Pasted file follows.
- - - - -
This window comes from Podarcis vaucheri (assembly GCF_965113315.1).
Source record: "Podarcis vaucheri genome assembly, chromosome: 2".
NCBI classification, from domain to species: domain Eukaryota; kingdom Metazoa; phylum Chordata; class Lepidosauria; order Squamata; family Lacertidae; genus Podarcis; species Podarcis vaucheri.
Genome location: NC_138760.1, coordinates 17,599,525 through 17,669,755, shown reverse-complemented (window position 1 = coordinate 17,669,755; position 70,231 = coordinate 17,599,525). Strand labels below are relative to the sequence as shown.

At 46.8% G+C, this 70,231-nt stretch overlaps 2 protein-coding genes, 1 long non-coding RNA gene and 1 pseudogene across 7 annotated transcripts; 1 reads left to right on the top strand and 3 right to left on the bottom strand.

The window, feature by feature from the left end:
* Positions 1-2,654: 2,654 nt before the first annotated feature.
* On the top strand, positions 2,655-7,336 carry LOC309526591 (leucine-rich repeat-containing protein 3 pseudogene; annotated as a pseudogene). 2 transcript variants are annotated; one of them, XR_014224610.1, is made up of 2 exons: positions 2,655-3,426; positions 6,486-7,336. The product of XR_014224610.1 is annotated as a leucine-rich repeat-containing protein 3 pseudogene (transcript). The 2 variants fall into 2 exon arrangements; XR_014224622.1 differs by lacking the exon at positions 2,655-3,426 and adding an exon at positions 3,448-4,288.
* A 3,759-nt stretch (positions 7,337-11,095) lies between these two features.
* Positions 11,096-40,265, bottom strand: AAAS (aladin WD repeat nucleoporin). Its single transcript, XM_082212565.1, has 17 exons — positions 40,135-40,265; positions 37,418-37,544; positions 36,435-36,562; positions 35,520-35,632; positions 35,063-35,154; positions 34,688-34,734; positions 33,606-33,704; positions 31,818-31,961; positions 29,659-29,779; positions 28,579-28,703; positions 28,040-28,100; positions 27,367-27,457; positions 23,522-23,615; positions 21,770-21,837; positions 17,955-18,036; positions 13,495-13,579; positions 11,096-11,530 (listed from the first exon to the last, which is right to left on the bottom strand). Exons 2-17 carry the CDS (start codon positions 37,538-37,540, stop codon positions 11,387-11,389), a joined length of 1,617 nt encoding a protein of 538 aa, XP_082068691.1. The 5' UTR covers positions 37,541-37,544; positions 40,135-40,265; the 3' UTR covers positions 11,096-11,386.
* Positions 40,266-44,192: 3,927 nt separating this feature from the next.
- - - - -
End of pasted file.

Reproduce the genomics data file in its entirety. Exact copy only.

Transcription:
This window comes from Podarcis vaucheri (assembly GCF_965113315.1).
Source record: "Podarcis vaucheri genome assembly, chromosome: 2".
NCBI classification, from domain to species: domain Eukaryota; kingdom Metazoa; phylum Chordata; class Lepidosauria; order Squamata; family Lacertidae; genus Podarcis; species Podarcis vaucheri.
Genome location: NC_138760.1, coordinates 17,599,525 through 17,669,755, shown reverse-complemented (window position 1 = coordinate 17,669,755; position 70,231 = coordinate 17,599,525). Strand labels below are relative to the sequence as shown.

At 46.8% G+C, this 70,231-nt stretch overlaps 2 protein-coding genes, 1 long non-coding RNA gene and 1 pseudogene across 7 annotated transcripts; 1 reads left to right on the top strand and 3 right to left on the bottom strand.

The window, feature by feature from the left end:
* Positions 1-2,654: 2,654 nt before the first annotated feature.
* On the top strand, positions 2,655-7,336 carry LOC309526591 (leucine-rich repeat-containing protein 3 pseudogene; annotated as a pseudogene). 2 transcript variants are annotated; one of them, XR_014224610.1, is made up of 2 exons: positions 2,655-3,426; positions 6,486-7,336. The product of XR_014224610.1 is annotated as a leucine-rich repeat-containing protein 3 pseudogene (transcript). The 2 variants fall into 2 exon arrangements; XR_014224622.1 differs by lacking the exon at positions 2,655-3,426 and adding an exon at positions 3,448-4,288.
* A 3,759-nt stretch (positions 7,337-11,095) lies between these two features.
* Positions 11,096-40,265, bottom strand: AAAS (aladin WD repeat nucleoporin). Its single transcript, XM_082212565.1, has 17 exons — positions 40,135-40,265; positions 37,418-37,544; positions 36,435-36,562; positions 35,520-35,632; positions 35,063-35,154; positions 34,688-34,734; positions 33,606-33,704; positions 31,818-31,961; positions 29,659-29,779; positions 28,579-28,703; positions 28,040-28,100; positions 27,367-27,457; positions 23,522-23,615; positions 21,770-21,837; positions 17,955-18,036; positions 13,495-13,579; positions 11,096-11,530 (listed from the first exon to the last, which is right to left on the bottom strand). Exons 2-17 carry the CDS (start codon positions 37,538-37,540, stop codon positions 11,387-11,389), a joined length of 1,617 nt encoding a protein of 538 aa, XP_082068691.1. The 5' UTR covers positions 37,541-37,544; positions 40,135-40,265; the 3' UTR covers positions 11,096-11,386.
* Positions 40,266-44,192: 3,927 nt separating this feature from the next.